What is the best way to talk to someone about prognosis and quality of life when serious illness strikes? It turns out that no one had studied that question through direct observation, until the University of Rochester Medical Center audio-recorded 71 palliative care discussions.
Lead author Robert E. Gramling, M.D., Sc.D., associate professor of Family Medicine at URMC, and colleagues with a special interest in palliative care, made several key discoveries:
- In 93 percent of the conversations, prognosis was brought up and discussed by at least one person, with the palliative care team broaching the issue 65 percent of the time. Also, the prognosis information focused more often on quality of life rather than survival, and on the unique individual rather than the population in general. Researchers noted that prior studies support the link between open and honest discussions about prognosis to clinical benefits.
- Both patients/families and physicians/nurses on the palliative care team tended to frame prognosis with more pessimism than optimism. This was unexpected and different than the usual patterns of communication, where talk of a serious illness tends toward avoidance or unbalanced optimism, researchers said. However, emphasizing accuracy during the palliative care consultation usually leads to treatment decisions that match patient preferences.
- The substance and tone of the conversations varied, depending on whether the patient was present and actively participating. For example, prognosis conversations with family members alone were more pessimistic and contained more explicit information. It is possible, researchers said, this type of conversation takes place out of respect for the patient, who might be sicker in this scenario, or is someone who prefers to avoid information.
- The closer to death, the more likely the palliative care physician was to foretell or forecast events. This might seem logical – that doctors would guide patients and families in what to expect as death approached – but in reality this vulnerable and frightening time is when families often report a void in communication. The URMC data suggests that palliative care consultations respond to this need.
“Good communication might be the single most important element of palliative care,” Gramling said, “and through direct observation we have demonstrated how these talks occur and the important dimension they add at the end of life.”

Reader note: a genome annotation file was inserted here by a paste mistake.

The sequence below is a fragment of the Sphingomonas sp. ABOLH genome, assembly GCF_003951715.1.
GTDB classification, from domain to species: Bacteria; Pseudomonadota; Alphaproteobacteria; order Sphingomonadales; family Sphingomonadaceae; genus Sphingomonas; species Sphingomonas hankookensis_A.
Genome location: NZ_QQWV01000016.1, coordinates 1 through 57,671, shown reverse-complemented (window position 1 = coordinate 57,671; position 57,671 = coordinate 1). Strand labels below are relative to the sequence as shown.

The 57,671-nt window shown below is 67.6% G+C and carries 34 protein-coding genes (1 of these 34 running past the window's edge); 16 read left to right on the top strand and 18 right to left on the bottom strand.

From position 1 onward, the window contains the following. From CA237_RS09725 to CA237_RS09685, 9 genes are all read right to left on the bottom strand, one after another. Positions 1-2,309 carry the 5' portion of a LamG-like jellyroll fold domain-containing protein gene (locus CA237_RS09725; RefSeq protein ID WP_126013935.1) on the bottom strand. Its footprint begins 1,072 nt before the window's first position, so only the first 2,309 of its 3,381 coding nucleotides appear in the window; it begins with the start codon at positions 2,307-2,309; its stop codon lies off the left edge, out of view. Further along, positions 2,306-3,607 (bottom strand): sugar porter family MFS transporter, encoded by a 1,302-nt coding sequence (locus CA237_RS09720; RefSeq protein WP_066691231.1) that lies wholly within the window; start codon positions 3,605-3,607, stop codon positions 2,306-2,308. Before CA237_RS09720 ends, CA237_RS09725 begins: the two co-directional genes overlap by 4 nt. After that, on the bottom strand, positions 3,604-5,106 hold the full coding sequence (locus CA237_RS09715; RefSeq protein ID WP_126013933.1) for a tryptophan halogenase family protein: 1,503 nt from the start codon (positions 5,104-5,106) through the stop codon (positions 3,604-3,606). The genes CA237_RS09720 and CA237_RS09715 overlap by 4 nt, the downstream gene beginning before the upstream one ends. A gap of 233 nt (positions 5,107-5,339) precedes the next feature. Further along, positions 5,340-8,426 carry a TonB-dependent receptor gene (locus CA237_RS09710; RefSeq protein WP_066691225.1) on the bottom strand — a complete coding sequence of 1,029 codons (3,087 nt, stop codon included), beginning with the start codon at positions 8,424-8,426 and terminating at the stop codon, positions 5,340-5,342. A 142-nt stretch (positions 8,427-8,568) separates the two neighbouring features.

The study took place at Strong Memorial Hospital at URMC, which has an in-patient hospice unit and provides more than 1,000 palliative care consultations annually at the hospital. With prior consent from all study participants, researchers placed high-definition digital recorders in unobtrusive locations in hospital rooms before the prognosis discussions took place.
Afterward, researchers coded the conversations based on whom was speaking, the topic, and how the information was framed, and then analyzed the data.
Examples of statements coded for prognosis: “It is unlikely that you will live for more than a month.”Also -- “I believe that your breathing will continue to worsen, and we need to prepare for that.”
An example of statements coded for length of life: “I expect that you will live for days to weeks, rather than months to years. About 30 percent of people live for a month or more.”
An optimistic framing statement: “The good news is I expect you will live for a few more months. | I believe your chances of surviving up to six months are quite good.”
An example of a statement coded for quality of life: “But you know you never know. Sometimes people perk up for awhile. And it may be with a little extra blood you'll perk up for awhile and we'll all enjoy it if you do.”
Providing a palliative care consultation has become much more complex in recent years. As the demand for these services has risen, so has the breadth of services. No longer is palliative care an either-or proposition – either relieving suffering or treating the illness medically. It has evolved into a combination of the two, along with opening communication with the patient and family so they know what to expect.
“When patients and families clearly understand the road ahead they can make the best decisions, based on their own values, desires, and goals,” Gramling added. “Without correctly framing the facts, however, discussions can become unbalanced or lack the context to be helpful.”
The National Palliative Care Research Center and the Greenwall Foundation funded the study. Rochester co-authors include Sally A. Norton, Ph.D., RN; Maureen Metzger, M.S., R.N., and Jane DeLuca, Ph.D., R.N., all of the UR School of Nursing; Susan Ladwig, M.P.H., and Daniel Schatz, of the UR School of Medicine and Dentistry; Ronald Epstein, M.D., professor of Family Medicine. Psychiatry, Oncology and Nursing at URMC; and Timothy Quill, M.D., professor of Medicine, Psychiatry, and Medical Humanities, and director of the Center for Ethics, Humanities, and Palliative Care at URMC. David Gramling, Ph.D., of the University of Arizona, and Stewart Alexander, Ph.D., of Duke University, also contributed to the study.
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